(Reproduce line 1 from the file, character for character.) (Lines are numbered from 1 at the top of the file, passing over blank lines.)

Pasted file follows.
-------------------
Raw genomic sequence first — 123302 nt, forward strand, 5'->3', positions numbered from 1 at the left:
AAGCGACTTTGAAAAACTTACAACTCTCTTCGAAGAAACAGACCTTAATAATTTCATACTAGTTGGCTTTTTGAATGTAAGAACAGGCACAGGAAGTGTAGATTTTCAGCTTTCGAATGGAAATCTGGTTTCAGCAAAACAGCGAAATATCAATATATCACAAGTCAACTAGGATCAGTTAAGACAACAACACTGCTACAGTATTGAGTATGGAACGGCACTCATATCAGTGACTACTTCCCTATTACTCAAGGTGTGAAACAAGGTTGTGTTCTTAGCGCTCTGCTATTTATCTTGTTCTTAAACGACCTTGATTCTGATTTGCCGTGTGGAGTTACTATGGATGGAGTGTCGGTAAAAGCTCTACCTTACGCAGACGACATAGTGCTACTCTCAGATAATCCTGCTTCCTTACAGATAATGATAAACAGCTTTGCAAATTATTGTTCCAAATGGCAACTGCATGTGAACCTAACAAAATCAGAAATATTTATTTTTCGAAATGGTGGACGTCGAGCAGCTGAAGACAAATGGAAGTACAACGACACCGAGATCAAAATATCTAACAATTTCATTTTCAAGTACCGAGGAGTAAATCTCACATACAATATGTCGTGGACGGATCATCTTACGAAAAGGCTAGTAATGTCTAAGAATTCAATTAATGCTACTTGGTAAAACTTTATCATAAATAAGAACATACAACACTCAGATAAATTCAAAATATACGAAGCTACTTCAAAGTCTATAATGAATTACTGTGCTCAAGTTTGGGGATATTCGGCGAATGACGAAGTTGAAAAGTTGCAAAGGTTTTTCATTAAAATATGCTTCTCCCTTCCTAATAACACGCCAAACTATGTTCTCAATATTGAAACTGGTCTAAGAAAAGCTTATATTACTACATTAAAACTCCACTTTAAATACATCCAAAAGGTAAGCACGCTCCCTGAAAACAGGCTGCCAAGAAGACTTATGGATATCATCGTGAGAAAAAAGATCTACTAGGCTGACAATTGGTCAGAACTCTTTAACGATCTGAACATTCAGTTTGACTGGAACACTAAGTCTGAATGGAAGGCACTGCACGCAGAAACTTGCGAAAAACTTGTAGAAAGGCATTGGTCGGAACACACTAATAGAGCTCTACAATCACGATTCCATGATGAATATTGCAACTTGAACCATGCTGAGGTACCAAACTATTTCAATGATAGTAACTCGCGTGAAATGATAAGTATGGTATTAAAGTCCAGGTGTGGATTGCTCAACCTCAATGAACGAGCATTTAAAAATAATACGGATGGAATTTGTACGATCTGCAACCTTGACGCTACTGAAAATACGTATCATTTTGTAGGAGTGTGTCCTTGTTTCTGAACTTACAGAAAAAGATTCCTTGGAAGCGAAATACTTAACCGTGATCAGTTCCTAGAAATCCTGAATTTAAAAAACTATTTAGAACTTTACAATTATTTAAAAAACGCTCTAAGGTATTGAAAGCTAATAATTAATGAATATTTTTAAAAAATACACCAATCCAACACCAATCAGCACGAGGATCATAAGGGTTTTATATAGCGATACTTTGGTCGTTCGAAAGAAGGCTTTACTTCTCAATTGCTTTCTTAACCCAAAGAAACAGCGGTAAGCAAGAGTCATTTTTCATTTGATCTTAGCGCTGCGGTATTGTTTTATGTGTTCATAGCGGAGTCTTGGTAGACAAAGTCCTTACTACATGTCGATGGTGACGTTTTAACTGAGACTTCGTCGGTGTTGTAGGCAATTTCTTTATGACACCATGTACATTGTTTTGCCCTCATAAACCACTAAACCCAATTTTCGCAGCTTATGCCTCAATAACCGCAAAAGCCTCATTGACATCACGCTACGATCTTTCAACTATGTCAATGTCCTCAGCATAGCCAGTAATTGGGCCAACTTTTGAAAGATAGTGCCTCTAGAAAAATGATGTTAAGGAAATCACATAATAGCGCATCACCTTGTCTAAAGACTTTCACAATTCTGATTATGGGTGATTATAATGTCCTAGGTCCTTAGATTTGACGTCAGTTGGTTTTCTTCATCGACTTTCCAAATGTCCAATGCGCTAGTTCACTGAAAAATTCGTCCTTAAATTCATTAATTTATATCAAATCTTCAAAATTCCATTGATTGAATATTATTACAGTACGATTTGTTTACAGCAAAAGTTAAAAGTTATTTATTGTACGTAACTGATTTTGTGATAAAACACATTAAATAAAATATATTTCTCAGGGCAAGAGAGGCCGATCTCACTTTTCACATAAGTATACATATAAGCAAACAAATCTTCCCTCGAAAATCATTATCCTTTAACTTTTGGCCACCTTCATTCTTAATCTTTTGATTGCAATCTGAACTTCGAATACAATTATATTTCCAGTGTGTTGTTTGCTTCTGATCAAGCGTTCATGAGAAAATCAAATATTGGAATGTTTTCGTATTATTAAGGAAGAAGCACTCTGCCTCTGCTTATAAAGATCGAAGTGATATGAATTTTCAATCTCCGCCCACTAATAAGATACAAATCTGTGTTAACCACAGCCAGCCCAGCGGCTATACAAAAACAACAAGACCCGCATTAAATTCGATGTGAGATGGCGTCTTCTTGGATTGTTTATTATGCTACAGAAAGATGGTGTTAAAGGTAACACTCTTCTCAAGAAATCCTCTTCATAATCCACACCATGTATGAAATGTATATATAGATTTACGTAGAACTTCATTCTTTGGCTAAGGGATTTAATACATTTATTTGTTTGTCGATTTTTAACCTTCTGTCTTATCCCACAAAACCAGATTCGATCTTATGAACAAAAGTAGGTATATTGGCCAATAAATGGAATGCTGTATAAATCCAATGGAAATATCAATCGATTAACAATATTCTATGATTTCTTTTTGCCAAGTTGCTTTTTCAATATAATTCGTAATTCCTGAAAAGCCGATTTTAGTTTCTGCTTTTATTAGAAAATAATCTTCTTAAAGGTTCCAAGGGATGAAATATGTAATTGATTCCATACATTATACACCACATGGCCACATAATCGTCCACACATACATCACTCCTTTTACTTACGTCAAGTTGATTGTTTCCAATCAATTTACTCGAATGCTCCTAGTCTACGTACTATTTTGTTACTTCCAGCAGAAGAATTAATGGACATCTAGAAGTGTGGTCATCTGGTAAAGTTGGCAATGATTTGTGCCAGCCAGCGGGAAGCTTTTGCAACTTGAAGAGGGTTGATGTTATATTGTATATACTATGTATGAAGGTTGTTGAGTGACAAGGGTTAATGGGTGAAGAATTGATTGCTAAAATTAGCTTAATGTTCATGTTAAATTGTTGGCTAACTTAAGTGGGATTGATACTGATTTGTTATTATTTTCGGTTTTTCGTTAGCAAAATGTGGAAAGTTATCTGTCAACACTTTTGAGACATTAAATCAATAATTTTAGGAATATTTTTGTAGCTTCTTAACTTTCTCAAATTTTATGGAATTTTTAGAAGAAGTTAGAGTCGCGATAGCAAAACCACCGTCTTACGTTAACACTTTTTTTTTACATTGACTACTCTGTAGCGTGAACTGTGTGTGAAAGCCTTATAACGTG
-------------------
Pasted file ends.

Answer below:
Raw genomic sequence first — 123302 nt, forward strand, 5'->3', positions numbered from 1 at the left: